Everyone knows that a crystal is used to look into the future.  Most of us realize, however, that you can’t make important life decisions based on an image foretold by a crystal ball.  There are three commonly espoused methods of investing that can be paralleled with gazing into a crystal ball.

Stock Picking – Finding company or industry stocks that are “under-priced” with the notion that they will provide superior returns in the future unrelated to risk.

Market Timing – Attempting to alter the mix of assets in a portfolio based on a prediction about the future direction of the market.

Track Record Investing – Assuming that the past performance of a specific provides pertinent information regarding its future performance.

Investors continue to believe that if they look long enough, hard enough and in the “right” places, they will discover a way to get massive returns on their investments without taking any real risk.  Deep in the psyche of the investing community at large is an assumption that there is a method whereby investors should be able to experience all of the gain with none of the pain.  This is what we call a “free lunch”.

Unrealistic expectations are indisputably one of the most common reasons that investors experience disappointment, anxiety and frustration about investing.  However, for the most part, these expectations may never be verbalized.  While an investor will react to the results of his portfolio based on an underlying expectation, he may never consciously recognize the expectation for what it is.  Therefore, it is helpful to gain greater awareness by exploring six reality breakdowns that typically cause investors to make poor investment decisions:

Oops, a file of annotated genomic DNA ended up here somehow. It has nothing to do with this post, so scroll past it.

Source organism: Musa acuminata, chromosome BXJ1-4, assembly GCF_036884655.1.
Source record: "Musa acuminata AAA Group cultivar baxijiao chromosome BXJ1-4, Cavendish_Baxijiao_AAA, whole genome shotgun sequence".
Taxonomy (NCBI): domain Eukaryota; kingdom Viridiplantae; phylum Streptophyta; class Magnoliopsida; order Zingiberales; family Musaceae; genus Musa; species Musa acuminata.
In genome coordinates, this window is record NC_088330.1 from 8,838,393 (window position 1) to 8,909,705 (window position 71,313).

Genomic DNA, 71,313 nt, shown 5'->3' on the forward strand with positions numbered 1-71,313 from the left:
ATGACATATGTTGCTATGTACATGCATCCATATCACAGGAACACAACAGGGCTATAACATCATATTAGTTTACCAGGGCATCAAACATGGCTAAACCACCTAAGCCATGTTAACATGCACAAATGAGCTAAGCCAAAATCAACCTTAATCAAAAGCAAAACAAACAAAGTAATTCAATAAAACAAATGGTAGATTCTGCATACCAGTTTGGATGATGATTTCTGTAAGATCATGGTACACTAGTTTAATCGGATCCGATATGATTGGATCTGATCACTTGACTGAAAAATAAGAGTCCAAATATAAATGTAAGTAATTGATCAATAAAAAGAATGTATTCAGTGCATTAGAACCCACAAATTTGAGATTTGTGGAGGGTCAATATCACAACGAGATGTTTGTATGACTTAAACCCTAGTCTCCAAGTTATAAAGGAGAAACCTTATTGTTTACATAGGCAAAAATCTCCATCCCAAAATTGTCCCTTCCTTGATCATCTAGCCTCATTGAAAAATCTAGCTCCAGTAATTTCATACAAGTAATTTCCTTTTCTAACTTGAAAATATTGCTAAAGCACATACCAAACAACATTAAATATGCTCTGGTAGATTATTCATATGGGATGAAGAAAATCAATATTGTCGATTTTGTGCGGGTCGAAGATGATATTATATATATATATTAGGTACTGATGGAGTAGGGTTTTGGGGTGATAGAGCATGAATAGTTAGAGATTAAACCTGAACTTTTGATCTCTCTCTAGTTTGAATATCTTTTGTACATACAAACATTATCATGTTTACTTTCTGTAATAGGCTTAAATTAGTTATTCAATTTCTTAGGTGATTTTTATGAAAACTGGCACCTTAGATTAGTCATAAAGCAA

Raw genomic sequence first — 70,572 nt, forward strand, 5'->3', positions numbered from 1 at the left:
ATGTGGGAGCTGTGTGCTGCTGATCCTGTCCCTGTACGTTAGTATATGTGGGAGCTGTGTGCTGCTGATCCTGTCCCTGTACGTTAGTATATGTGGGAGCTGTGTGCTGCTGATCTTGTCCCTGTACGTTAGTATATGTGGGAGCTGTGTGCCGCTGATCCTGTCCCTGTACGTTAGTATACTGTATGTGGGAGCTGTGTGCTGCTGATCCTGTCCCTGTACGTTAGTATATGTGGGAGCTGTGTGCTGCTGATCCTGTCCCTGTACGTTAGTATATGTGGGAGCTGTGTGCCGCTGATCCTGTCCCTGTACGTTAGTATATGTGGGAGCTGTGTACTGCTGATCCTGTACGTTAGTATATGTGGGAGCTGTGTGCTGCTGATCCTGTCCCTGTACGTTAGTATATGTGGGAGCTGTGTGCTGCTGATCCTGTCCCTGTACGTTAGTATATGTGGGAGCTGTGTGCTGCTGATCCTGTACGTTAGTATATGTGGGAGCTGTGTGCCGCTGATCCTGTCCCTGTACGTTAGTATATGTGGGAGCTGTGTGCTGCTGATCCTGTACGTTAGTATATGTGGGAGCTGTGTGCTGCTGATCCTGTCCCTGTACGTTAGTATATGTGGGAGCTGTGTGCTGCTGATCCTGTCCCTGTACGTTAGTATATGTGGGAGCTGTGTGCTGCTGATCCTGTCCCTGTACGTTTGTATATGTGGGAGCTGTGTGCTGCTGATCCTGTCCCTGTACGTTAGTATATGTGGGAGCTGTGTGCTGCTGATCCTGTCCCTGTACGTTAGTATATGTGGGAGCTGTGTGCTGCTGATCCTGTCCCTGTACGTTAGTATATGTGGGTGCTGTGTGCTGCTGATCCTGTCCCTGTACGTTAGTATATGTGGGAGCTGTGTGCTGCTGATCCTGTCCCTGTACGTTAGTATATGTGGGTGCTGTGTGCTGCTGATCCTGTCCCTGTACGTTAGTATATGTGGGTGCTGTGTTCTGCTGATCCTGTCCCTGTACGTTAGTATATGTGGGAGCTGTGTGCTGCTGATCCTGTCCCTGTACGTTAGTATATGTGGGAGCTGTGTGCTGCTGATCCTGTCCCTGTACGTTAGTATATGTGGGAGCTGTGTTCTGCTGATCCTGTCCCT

Hindsight Bias – Monday Morning Quarterbacks.  Knowing the outcome of some event makes it easy to delude ourselves that we, in fact, could have predicted the outcome with certainty, before the fact.  You can see hindsight bias at play whenever you hear someone say “I knew that was going to happen”.  It is a common place tendency, and we’ve all done it.  However, the fact of the matter is that none of us can predict actual outcomes in the future with any level of confidence.  Hindsight bias focuses on past events and lulls us into believing we had it all figured out.  The phenomenon of hindsight bias is dangerous in investing because it sets up unrealistic expectations for the future.